Tuesday, January 27, 2015

Did John the Baptist and Jesus make up baptism?

In the last two days I got asked this question twice in close succession: "Where did John the Baptist and Jesus come up with the practice of baptism?" 

A simple word search for "baptism" in the Old Testament turns up no matches. However by the time John the Baptist shows up on the scene and starts dunking people "for forgiveness of sins" (Mark 1:4) people seem to already have an understanding of what baptism is.

It seems there were actually others performing baptisms during and even prior to John and Jesus. In fact, nobody seems be too concerned about the act itself -- as if it was a well understood practice already. The question that continually comes up instead is "by whose authority?" (Matthew 21:25, Mark 11:30, Luke 7:29, Luke 20:4) So what is the context into which Jesus and John's baptisms began?

Torah (Old Testament)

The Law of Moses required ablutions (washings) on the part of priests following certain sacrifices and on certain individuals who were unclean because of an infectious disease (Num. 19:1-22; Lev 14,15, 16:24-28). The natural method of cleansing the body by washing and bathing in water was always customary in Israel. The washing of their clothes was an important means of sanctification imposed on the Israelites even before the law was given a Mt. Sinai (Ex 19:10). The use of water for cleansing was used symbolically as well in such passages as Ezekiel 36:25 where God says, "I will sprinkle clean water on you, and you will be clean; I will cleanse you from all your impurities . . ."

Intertestamental period (between Old Testament and New Testament)

Along with the purposes already mentioned in the Torah, another use of symbolic purification by water became part of early Jewish tradition. This was immersion or baptism for Gentile converts to Judaism. Though the only Biblical requirement for entrance into the covenant was circumcision, baptism became an added requisite. No one knows exactly when or by whom the requirements were changed to include baptism, but it was before the time of Jesus. We know this because debates on the subject of proselyte baptism are recorded between rabbinic schools. To this day, Gentiles who would embrace Judaism must undergo baptism in a mikveh ritual. The purpose of this ceremonial immersion is to portray spiritual cleansing.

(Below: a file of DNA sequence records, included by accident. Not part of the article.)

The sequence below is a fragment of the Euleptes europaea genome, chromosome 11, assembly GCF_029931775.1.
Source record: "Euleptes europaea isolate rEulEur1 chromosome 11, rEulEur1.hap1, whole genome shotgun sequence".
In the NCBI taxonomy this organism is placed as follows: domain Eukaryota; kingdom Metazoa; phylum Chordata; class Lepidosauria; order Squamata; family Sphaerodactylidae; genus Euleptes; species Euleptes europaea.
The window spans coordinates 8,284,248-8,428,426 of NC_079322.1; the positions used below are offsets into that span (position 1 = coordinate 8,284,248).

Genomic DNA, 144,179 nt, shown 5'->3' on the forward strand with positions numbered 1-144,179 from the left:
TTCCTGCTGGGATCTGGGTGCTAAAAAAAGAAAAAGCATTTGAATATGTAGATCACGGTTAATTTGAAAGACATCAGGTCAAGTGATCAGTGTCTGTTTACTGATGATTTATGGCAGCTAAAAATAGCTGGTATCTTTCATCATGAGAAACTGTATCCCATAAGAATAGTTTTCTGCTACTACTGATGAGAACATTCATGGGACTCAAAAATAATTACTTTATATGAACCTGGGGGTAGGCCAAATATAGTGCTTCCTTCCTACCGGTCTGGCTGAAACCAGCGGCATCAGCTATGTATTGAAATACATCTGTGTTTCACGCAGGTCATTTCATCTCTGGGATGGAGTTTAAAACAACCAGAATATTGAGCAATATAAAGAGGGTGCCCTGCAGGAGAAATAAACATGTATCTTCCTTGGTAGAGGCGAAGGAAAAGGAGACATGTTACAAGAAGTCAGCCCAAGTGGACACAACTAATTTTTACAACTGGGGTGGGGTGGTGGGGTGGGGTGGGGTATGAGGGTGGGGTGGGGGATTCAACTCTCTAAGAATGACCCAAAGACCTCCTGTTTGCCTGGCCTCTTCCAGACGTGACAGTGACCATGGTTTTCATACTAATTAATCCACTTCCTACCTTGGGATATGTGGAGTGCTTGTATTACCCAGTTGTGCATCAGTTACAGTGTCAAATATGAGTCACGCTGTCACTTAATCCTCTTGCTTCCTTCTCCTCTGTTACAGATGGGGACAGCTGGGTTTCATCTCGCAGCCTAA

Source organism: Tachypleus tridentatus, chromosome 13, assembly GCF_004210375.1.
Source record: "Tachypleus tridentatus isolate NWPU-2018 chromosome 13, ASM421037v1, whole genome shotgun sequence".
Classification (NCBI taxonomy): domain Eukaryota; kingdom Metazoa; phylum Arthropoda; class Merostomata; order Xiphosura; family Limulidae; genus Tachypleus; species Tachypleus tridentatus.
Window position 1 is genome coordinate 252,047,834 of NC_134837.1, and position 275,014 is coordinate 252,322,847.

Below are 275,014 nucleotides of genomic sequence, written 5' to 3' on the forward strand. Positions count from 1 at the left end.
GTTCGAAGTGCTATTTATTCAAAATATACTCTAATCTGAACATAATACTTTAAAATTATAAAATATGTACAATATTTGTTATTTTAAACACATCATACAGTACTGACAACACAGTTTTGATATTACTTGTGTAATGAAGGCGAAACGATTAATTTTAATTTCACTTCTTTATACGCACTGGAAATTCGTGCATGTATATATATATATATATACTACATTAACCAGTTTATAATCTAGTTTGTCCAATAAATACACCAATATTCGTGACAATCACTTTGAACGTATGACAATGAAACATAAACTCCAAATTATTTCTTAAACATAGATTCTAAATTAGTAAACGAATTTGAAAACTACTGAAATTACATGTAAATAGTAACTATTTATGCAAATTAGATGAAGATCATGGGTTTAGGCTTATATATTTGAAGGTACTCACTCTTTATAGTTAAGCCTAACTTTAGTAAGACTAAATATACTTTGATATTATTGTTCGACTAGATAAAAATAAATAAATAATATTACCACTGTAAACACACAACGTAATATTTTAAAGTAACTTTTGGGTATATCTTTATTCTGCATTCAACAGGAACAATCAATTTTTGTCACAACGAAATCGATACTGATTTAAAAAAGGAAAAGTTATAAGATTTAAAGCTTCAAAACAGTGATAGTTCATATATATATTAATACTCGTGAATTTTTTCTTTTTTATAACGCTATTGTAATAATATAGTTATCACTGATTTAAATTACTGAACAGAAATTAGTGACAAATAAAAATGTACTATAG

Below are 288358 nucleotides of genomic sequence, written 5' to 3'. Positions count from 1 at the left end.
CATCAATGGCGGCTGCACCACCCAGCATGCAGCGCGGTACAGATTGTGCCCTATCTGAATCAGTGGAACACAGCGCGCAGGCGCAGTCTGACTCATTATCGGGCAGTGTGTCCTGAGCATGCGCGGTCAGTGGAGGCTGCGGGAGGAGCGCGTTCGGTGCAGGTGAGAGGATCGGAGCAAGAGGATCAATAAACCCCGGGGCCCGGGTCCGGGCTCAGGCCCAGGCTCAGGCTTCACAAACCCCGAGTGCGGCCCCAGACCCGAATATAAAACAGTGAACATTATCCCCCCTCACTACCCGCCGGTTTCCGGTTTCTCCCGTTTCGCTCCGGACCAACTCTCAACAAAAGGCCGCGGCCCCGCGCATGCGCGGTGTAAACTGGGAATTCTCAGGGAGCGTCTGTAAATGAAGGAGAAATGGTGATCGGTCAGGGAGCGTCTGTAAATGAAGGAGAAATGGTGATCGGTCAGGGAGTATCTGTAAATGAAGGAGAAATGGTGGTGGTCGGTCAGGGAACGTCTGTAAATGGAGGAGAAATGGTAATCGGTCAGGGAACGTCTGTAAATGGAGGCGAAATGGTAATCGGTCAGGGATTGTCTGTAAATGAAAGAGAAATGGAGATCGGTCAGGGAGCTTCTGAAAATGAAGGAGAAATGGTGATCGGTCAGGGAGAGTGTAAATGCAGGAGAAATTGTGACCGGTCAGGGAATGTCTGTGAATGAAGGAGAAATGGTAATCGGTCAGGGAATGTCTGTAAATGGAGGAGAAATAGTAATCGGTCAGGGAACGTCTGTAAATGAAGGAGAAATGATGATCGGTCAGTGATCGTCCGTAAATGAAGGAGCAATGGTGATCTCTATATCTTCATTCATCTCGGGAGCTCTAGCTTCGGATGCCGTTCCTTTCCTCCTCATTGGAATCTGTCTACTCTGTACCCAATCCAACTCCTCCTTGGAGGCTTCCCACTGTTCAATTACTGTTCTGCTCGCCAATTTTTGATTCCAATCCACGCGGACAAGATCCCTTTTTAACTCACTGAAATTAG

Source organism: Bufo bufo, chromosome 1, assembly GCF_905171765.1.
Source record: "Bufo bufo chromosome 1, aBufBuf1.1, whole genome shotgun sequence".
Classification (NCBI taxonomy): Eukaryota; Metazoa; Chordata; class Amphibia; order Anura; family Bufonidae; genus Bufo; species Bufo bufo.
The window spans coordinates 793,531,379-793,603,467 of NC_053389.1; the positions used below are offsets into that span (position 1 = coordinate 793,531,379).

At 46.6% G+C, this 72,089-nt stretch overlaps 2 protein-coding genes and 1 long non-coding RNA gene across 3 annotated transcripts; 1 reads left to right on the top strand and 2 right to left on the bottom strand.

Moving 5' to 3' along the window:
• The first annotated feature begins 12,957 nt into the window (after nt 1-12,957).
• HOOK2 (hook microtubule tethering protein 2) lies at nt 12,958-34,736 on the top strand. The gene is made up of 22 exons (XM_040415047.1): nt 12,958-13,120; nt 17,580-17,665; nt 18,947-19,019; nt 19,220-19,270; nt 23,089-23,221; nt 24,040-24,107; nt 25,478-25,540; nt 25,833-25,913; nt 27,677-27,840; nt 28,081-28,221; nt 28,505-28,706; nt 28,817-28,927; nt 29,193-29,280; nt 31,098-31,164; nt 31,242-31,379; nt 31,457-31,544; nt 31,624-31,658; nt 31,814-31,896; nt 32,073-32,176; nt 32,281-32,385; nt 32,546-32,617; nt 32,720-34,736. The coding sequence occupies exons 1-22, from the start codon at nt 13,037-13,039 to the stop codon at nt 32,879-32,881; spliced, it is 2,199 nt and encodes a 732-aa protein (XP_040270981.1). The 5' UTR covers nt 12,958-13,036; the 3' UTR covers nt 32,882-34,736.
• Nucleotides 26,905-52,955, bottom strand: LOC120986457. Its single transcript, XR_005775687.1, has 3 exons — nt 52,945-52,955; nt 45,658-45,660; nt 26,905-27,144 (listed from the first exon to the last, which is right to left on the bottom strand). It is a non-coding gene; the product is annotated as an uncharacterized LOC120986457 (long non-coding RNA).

Not just baptism

So John and Jesus basically borrowed and repurposed a practice that was already commonplace in first-century Judaism and simply imbued it with new and deeper spiritual meaning. Not that this should surprise us. Jesus did the same thing with the Passover meal (Matt 26:17-29) when he instituted communion and presented himself as the true Passover lamb (1st Cor. 5:7).

But lest you think Christianity is getting all the holey hand-me-downs from Judaism with a little Jesus-patch sewn to the knees, the reality is quite the opposite. In the Passover and in the Old Testament types of baptism, we see rituals that had to be endlessly repeated (quite literally, "wash, rinse, repeat"). But now we understand that these were just foreshadowings of the perfect Passover lamb—and the perfect baptism—in Christ that would be once and for all.

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